This is quite similar to balneotherapy, although it uses salt water and is therefore usually on the coast. Its spas have become equal measure pleasure and cure, and you'll be able to relax, lose weight and de-stress even if you have no particular illness. The sea's proximity allows thalassotherapy to use all the sea's products, like algae and mud, their minerals being absorbed by our skin. I've tried a few of these along the French coast (there are literally dozens) and I've left at the end of the week feeling ten years younger after a combination of hosing, pummeling, massaging and wrapping. This approach was pioneered in France and is far less common elsewhere.
Mostly found in Italy, this is therapy using mud or clay, which are filled with minerals. You're wrapped or soaked in it, it is rinsed off and the feeling is like no other. Not only is it good for the skin but it also has benefits for arthritis and is used to treat a range of ills from tuberculosis to muscle pain.
Ayurveda is an ancient Indian science of healing designed to prevent illness and strengthen our immune system and the term ayurveda means 'science of life'. More than just the body it also reaches out to the mind and soul in an effort to achieve total harmony, hence the use of yoga, for example. Most centers are in India, with many located in the southern state of Kerala. You can experience ayurveda in a resort for a few days or a week, or in an ayurveda hospital over several weeks for a more in-depth experience. This isn't a quick fix and is considered a respected science using centuries-old treatments.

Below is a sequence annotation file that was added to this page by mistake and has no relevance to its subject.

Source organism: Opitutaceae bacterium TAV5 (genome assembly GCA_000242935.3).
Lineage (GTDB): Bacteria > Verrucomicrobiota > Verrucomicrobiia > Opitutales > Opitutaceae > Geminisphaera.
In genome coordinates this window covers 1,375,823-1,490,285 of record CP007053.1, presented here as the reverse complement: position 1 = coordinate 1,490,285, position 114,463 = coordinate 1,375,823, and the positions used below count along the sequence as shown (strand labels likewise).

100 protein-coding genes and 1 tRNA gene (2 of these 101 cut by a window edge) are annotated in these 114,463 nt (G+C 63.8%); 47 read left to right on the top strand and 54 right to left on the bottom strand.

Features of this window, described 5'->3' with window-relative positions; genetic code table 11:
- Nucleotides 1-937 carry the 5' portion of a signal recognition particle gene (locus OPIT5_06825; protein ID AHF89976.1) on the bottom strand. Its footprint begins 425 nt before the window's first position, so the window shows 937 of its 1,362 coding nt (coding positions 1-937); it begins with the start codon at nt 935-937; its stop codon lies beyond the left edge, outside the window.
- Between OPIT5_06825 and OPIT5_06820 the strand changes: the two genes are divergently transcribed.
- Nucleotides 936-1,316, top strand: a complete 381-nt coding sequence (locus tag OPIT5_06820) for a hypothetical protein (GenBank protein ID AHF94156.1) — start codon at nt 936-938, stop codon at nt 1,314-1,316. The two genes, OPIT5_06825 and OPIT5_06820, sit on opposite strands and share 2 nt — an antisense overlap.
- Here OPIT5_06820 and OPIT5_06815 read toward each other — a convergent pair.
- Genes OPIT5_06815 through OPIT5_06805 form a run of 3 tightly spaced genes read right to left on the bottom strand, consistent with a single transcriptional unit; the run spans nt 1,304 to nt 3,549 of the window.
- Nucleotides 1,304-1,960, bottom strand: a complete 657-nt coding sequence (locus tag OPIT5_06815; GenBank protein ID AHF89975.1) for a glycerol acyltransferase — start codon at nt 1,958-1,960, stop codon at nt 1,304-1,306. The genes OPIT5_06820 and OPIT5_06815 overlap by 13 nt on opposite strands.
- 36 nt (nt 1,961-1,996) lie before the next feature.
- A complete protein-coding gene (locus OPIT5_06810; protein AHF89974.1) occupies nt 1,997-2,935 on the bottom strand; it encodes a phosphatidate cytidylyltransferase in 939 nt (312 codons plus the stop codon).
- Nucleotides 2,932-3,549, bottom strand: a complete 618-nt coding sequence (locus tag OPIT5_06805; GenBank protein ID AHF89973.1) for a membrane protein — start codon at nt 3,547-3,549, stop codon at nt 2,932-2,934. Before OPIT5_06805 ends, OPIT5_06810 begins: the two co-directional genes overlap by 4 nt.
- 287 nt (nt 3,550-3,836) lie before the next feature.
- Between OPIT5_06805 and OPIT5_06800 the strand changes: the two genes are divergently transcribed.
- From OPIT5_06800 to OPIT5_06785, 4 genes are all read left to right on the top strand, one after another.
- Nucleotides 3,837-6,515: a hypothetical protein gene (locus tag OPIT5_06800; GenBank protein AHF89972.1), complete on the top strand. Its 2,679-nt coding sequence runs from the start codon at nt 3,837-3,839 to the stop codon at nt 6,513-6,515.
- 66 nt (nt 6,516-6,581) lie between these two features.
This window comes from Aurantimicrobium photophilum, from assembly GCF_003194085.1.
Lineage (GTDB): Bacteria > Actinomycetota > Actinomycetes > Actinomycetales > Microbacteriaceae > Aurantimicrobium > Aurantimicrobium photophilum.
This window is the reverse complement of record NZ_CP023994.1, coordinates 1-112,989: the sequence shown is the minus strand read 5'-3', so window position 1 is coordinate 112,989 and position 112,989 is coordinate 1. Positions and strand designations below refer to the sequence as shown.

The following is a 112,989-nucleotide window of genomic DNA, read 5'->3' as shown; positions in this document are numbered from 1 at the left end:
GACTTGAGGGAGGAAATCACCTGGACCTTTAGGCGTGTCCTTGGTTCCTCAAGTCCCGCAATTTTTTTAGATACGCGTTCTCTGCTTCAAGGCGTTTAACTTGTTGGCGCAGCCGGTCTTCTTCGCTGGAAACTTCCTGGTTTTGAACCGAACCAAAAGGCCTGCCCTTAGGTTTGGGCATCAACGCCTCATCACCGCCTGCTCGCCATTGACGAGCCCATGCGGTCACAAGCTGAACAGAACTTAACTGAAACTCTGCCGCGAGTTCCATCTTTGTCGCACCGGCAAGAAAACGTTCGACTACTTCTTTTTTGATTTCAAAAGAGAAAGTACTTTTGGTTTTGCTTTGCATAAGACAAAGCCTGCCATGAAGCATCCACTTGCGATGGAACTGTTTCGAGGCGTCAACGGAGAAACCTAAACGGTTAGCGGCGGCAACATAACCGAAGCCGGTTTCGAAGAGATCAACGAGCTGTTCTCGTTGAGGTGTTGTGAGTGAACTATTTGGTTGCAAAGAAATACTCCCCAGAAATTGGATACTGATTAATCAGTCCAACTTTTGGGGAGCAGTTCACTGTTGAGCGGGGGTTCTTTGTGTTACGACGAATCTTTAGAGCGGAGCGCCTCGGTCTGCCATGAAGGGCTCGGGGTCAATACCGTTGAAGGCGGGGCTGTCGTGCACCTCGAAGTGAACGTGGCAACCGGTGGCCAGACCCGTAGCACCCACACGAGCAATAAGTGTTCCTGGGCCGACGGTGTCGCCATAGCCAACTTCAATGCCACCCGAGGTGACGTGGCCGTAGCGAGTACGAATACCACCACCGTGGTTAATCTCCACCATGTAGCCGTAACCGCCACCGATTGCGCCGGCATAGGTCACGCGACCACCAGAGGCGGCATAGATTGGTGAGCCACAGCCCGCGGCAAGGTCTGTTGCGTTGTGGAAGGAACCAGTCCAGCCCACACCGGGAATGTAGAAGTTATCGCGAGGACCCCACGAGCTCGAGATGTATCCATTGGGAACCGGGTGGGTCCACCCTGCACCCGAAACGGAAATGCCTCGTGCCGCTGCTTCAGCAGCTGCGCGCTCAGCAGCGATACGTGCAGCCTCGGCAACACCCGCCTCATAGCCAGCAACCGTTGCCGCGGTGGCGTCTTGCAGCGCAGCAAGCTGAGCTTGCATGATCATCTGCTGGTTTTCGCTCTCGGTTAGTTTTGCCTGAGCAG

As its name implies, a doctor is involved in a medical spa. Usually medical spas treat conditions that are visible, using laser, botox or chemical treatments. If your beautician can't do it and you need something a little more medical - say to remove surface growths or veins or do a peeling - then a medical spa is probably where you'll end up.
This is not an 'official' category of spa but is becoming increasingly popular. These spas can be for a single day or for days but rather than center on health they center on beauty and youth - face peels, skin scrubs, body wraps, anything and everything that rejuvenates and beautifies. They're among the most expensive and are sometimes attached to major cosmetics or beauty concerns, using their products exclusively.
The craze for fish spas is an example of these - fish nibble the dead skin on your feet, although I've read that the fish are starved to make them hungry. There are underwater spas, healing salt spas, treatments that involve snake massage and even animal excrement (no thank you). You could be massaged underwater (that's better), mud treatments or even hobnob with celebrities. Or why not a conch shell scrub, a caviar facial, or sulphur soaks (hold your nose)? There are literally thousands of treatments, products and places that are unusual or unique. As for me, I like the basics: scrub, massage, rinse. Repeat.
Best places for spas?
My own personal faves start with Thailand, which tops my list in Asia when it comes to getting great value for less money, with Bali in Indonesia not far behind. For natural springs and surroundings I'd love to try New Zealand, Iceland or Turkey, all of which have brilliant reputations. Central Europe, especially the Czech Republic and Hungary, does well for balneotherapy (these I have tried) and France and Tunisia are perfect for thalassotherapy, I know from experience. North America is spa heaven, although I have yet to try anything beyond a day spa there. I do have fantasies of one of those western weight loss spas, with yoga, pampering, good food and plenty of getting in touch with myself. Oh yes.
One thing that's been happening is that I've been busy! I think I wrote more in the last month of the year than I did in all previous months combined. The creative juices seemed to flow but I didn't get much sleep!
- Have you ever gotten off on the wrong foot at a destination? I certainly did on Senegal's Goree Island but I wonder if I handled the situation correctly...
- I wanted to share a bit of my town with you so I wrote about what it's like on the last day of the year here in Seyssel.